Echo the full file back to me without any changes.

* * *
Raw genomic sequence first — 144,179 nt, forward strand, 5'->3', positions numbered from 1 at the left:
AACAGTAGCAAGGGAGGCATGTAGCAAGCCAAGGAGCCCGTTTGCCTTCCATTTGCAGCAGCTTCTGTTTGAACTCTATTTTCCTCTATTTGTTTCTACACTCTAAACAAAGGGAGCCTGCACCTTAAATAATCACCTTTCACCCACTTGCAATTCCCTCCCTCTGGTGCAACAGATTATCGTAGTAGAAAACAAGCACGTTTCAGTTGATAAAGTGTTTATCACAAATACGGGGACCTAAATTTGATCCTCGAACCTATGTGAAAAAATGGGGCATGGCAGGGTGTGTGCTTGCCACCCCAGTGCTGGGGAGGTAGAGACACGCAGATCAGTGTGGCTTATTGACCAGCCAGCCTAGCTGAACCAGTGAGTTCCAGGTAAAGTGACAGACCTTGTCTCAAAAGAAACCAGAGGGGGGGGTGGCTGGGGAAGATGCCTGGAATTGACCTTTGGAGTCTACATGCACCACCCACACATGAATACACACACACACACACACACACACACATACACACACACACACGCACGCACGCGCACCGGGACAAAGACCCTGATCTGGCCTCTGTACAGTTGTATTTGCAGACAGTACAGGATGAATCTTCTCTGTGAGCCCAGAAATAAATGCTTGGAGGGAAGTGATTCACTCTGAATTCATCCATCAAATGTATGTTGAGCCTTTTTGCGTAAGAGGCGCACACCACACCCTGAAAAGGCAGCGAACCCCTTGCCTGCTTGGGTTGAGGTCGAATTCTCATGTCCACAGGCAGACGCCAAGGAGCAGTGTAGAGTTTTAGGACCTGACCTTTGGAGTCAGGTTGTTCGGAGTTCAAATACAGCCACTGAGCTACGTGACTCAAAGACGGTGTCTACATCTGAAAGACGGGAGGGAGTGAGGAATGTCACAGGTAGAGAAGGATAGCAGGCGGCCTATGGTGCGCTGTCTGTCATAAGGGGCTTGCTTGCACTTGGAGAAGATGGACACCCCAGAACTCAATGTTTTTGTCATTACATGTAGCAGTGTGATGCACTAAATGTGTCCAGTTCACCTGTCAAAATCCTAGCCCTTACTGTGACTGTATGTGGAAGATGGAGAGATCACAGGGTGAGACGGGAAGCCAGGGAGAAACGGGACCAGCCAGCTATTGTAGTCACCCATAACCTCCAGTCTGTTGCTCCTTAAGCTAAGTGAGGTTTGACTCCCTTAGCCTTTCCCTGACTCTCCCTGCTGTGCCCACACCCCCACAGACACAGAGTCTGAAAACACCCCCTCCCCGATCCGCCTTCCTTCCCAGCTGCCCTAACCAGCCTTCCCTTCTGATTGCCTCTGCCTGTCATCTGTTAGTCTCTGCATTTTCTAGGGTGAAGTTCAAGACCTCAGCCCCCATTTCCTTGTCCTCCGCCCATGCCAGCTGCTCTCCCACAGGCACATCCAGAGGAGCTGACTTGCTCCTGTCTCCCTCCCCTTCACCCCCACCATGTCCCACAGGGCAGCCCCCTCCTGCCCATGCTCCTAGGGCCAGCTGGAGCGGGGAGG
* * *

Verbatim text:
Raw genomic sequence first — 144,179 nt, forward strand, 5'->3', positions numbered from 1 at the left:
AACAGTAGCAAGGGAGGCATGTAGCAAGCCAAGGAGCCCGTTTGCCTTCCATTTGCAGCAGCTTCTGTTTGAACTCTATTTTCCTCTATTTGTTTCTACACTCTAAACAAAGGGAGCCTGCACCTTAAATAATCACCTTTCACCCACTTGCAATTCCCTCCCTCTGGTGCAACAGATTATCGTAGTAGAAAACAAGCACGTTTCAGTTGATAAAGTGTTTATCACAAATACGGGGACCTAAATTTGATCCTCGAACCTATGTGAAAAAATGGGGCATGGCAGGGTGTGTGCTTGCCACCCCAGTGCTGGGGAGGTAGAGACACGCAGATCAGTGTGGCTTATTGACCAGCCAGCCTAGCTGAACCAGTGAGTTCCAGGTAAAGTGACAGACCTTGTCTCAAAAGAAACCAGAGGGGGGGGTGGCTGGGGAAGATGCCTGGAATTGACCTTTGGAGTCTACATGCACCACCCACACATGAATACACACACACACACACACACACACACATACACACACACACACGCACGCACGCGCACCGGGACAAAGACCCTGATCTGGCCTCTGTACAGTTGTATTTGCAGACAGTACAGGATGAATCTTCTCTGTGAGCCCAGAAATAAATGCTTGGAGGGAAGTGATTCACTCTGAATTCATCCATCAAATGTATGTTGAGCCTTTTTGCGTAAGAGGCGCACACCACACCCTGAAAAGGCAGCGAACCCCTTGCCTGCTTGGGTTGAGGTCGAATTCTCATGTCCACAGGCAGACGCCAAGGAGCAGTGTAGAGTTTTAGGACCTGACCTTTGGAGTCAGGTTGTTCGGAGTTCAAATACAGCCACTGAGCTACGTGACTCAAAGACGGTGTCTACATCTGAAAGACGGGAGGGAGTGAGGAATGTCACAGGTAGAGAAGGATAGCAGGCGGCCTATGGTGCGCTGTCTGTCATAAGGGGCTTGCTTGCACTTGGAGAAGATGGACACCCCAGAACTCAATGTTTTTGTCATTACATGTAGCAGTGTGATGCACTAAATGTGTCCAGTTCACCTGTCAAAATCCTAGCCCTTACTGTGACTGTATGTGGAAGATGGAGAGATCACAGGGTGAGACGGGAAGCCAGGGAGAAACGGGACCAGCCAGCTATTGTAGTCACCCATAACCTCCAGTCTGTTGCTCCTTAAGCTAAGTGAGGTTTGACTCCCTTAGCCTTTCCCTGACTCTCCCTGCTGTGCCCACACCCCCACAGACACAGAGTCTGAAAACACCCCCTCCCCGATCCGCCTTCCTTCCCAGCTGCCCTAACCAGCCTTCCCTTCTGATTGCCTCTGCCTGTCATCTGTTAGTCTCTGCATTTTCTAGGGTGAAGTTCAAGACCTCAGCCCCCATTTCCTTGTCCTCCGCCCATGCCAGCTGCTCTCCCACAGGCACATCCAGAGGAGCTGACTTGCTCCTGTCTCCCTCCCCTTCACCCCCACCATGTCCCACAGGGCAGCCCCCTCCTGCCCATGCTCCTAGGGCCAGCTGGAGCGGGGAGG